This Calgary organization wants to inspire others to build affordable, accessible housing in Canada

In its 50th year serving Calgarians with affordable and accessible housing, Accessible Housing Calgary has a goal in mind: to inspire others across Canada do the same.

Accessible Housing Calgary turns 50 this year — with a new gold certification

The outside of a residential building, with a sign out front that reads "Inclusio by Accessible Housing, 1129 23 Ave Nw"
Inclusio is Accessible Housing Calgary's 45-unit supportive living facility. It recently won Rick Hansen Foundation's gold certification for accessibility — the first multi-unit residential building that's done so in Canada. (Karina Zapata/CBC)

In its 50th year serving Calgarians with affordable and accessible housing, Accessible Housing Calgary has a goal in mind: to help others across Canada do the same, as demand rises.

The non-profit organization has a mandate to support people with limited mobility through its outreach and residential programs — including one of Canada's most accessible multi-unit residential building, Inclusio.

Patrick Trudeau has called Inclusio home for three years. He says it's given him more independence and community.

"I feel like myself again. ... It's been the perfect stepping stone for me to move on with my life in this condition of disability," said Trudeau.

The building comes equipped with ramps, wide hallways and doorways, height-adjustable countertops, and other accessible features. It also uses smart technology, where residents can use a phone app to control the doors, blinds, lights and more.

"There's really nothing like this in Calgary, or really, you almost want to think [in] North America. This is really a first of its kind."

A man in a wheelchair smiles at the camera in his room
Patrick Trudeau is a resident of Inclusio. He says it offers the perfect balance of support and independence. (Karina Zapata/CBC)

Inclusio recently won Rick Hansen Foundation's gold certification for accessibility. It's the only multi-residential building in all of Canada that's done so.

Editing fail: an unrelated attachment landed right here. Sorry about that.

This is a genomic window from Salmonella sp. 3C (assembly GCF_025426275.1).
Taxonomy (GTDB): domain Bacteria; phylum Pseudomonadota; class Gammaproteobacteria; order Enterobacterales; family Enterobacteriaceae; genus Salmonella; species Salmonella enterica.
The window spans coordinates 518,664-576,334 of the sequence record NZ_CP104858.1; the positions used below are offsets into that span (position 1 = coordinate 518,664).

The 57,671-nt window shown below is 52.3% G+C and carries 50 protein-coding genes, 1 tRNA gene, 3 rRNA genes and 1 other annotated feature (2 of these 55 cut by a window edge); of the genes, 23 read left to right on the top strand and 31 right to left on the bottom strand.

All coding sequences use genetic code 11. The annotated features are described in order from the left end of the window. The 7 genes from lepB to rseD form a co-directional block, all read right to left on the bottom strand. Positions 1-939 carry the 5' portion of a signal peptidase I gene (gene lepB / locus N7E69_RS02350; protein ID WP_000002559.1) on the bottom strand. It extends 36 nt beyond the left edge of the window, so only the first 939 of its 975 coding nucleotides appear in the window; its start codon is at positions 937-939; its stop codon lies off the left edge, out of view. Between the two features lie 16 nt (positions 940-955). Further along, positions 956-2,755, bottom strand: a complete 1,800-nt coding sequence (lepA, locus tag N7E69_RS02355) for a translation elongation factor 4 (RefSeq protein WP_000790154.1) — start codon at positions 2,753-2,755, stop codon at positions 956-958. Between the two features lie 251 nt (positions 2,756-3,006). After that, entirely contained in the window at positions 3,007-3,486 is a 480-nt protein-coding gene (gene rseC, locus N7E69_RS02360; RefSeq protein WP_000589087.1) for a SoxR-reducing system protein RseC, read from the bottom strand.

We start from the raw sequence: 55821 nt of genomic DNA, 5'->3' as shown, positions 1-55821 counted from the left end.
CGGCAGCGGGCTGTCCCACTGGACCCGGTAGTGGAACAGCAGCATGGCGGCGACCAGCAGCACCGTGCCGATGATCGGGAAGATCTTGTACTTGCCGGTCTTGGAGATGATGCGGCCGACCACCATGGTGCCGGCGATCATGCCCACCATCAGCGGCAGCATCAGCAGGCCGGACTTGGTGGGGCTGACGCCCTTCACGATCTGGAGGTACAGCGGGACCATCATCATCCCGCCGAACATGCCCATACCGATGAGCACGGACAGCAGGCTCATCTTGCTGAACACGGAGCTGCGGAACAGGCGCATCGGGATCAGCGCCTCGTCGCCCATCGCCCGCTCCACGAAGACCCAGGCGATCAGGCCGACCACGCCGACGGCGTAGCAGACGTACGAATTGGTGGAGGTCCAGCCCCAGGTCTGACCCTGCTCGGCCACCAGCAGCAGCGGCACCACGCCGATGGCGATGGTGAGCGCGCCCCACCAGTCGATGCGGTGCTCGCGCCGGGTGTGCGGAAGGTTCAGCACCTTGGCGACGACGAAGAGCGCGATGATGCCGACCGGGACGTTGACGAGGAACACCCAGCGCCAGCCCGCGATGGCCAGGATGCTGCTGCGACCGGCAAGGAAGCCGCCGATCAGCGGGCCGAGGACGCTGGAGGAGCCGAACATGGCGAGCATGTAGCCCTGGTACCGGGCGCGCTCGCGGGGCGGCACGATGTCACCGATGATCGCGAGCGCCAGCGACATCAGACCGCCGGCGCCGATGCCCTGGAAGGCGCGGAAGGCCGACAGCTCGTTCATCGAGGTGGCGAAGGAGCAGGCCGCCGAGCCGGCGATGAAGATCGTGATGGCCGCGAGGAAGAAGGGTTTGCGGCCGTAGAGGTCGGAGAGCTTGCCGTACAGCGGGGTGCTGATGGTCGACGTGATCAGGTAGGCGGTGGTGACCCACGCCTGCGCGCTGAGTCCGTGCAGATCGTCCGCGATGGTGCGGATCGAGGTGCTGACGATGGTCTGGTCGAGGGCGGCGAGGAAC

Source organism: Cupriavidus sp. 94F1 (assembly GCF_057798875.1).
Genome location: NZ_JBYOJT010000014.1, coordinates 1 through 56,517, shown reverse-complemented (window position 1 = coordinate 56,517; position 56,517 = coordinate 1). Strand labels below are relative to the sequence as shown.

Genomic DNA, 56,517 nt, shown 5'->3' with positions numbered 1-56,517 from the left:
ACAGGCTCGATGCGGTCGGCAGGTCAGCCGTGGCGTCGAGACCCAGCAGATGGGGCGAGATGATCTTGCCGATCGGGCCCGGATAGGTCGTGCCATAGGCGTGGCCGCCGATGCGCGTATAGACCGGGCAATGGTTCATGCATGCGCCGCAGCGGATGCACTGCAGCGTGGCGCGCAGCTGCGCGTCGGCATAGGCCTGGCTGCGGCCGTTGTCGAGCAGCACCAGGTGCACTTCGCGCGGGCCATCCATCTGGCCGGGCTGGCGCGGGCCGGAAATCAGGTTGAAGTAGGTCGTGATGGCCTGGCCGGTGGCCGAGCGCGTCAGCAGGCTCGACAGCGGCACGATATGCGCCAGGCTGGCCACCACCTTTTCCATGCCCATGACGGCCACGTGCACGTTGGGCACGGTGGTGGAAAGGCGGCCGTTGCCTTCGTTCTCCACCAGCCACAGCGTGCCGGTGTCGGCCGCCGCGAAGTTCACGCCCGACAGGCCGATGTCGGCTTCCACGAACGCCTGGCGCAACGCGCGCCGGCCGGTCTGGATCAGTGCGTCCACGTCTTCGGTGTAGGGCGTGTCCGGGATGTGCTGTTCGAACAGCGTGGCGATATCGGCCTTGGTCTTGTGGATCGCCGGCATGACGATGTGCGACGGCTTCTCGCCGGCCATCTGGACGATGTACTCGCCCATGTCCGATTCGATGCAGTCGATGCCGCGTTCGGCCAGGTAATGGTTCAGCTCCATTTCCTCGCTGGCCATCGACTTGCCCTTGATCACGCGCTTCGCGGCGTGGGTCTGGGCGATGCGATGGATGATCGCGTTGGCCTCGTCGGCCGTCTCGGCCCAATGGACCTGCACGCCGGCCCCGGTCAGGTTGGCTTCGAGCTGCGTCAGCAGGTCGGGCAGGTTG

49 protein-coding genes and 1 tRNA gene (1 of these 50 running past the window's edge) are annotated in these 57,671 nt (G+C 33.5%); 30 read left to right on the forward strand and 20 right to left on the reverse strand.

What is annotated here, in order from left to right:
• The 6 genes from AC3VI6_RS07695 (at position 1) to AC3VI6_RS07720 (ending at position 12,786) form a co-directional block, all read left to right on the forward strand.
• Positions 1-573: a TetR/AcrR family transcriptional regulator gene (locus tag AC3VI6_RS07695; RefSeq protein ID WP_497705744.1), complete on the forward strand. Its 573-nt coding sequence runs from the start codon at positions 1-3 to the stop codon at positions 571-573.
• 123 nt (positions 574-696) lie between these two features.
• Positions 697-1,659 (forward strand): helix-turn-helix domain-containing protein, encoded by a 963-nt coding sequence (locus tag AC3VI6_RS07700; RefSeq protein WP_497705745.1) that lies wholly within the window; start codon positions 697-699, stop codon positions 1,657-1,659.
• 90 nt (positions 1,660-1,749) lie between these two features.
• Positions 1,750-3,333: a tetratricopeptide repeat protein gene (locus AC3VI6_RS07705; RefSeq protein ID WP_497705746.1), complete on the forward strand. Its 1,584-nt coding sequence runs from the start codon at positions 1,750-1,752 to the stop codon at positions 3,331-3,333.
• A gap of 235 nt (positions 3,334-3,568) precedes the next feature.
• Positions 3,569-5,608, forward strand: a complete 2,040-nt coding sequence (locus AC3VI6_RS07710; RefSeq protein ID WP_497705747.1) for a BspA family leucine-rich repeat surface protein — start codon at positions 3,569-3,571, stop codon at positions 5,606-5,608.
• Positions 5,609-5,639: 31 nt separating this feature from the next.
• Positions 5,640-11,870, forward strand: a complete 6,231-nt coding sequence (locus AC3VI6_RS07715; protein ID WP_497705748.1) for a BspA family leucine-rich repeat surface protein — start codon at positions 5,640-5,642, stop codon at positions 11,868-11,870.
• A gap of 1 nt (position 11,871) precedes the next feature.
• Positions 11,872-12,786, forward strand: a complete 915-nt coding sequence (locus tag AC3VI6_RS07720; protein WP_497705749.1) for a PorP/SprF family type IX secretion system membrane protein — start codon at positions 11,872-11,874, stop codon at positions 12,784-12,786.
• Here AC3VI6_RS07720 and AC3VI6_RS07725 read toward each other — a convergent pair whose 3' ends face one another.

Accessible Housing Calgary executive director Krista Davidson-Flint says that medal is a huge win for the organization, but more importantly, it helps raise awareness about the need for accessible spaces for people with limited mobility.

And at a time when Calgary is seeing a decade-low vacancy rate mixed with some of the highest rent increases in the country, Davidson Flint says that need is growing rapidly.

"We know that, statistically speaking, Canadians with disabilities are among the most poor, who have the lowest rate of income in the country. And so for us, providing accessible places that are inclusive and welcoming and feel like home is equally as important as making sure that those supports and facilities are affordable," she said.

For a room at Inclusio, residents are charged 30 per cent of their total income, plus service fees each month.

A man and a woman stand beside each other, smiling at the camera
Accessible Housing Calgary's executive director Krista Davidson Flint and board chair Dave McElhanney. (Karina Zapata/CBC)

Board chair Dave McElhanney says the growth in demand over the last half century is partially also driven by awareness — people are more conscious of the options available to them today. And that's a good thing, he says.

"At some point, we all are likely to face some degree of mobility as we age," said McElhanney.

"We need to understand that if we start dealing with it in our buildings and in our homes as something that just allows everybody to live in the same space, it'll make a huge difference."

In the meantime, Davidson-Flint is looking to the organization's next 50 years with optimism.

She hopes to continue connecting with the people they support to understand how to improve their services and advocate for more accessible spaces in the broader community.

And she hopes that translates beyond Calgary, so people across the country can turn to spaces like theirs and live independent lives with enhanced dignity.

"What's sort of in the forefront for us is really taking what we've learned about creating this incredible space and applying it to community settings as well, and also serving as a model for other communities and centres across the nation who may have an interest and certainly a need to create multi-unit residential facilities like Inclusio."

The organization also offers a renovation program for those who want to improve accessibility within their homes.


Karina is a reporter with CBC Calgary. She previously worked for CBC Toronto and CBC North as a 2021 Joan Donaldson Scholar. Reach her at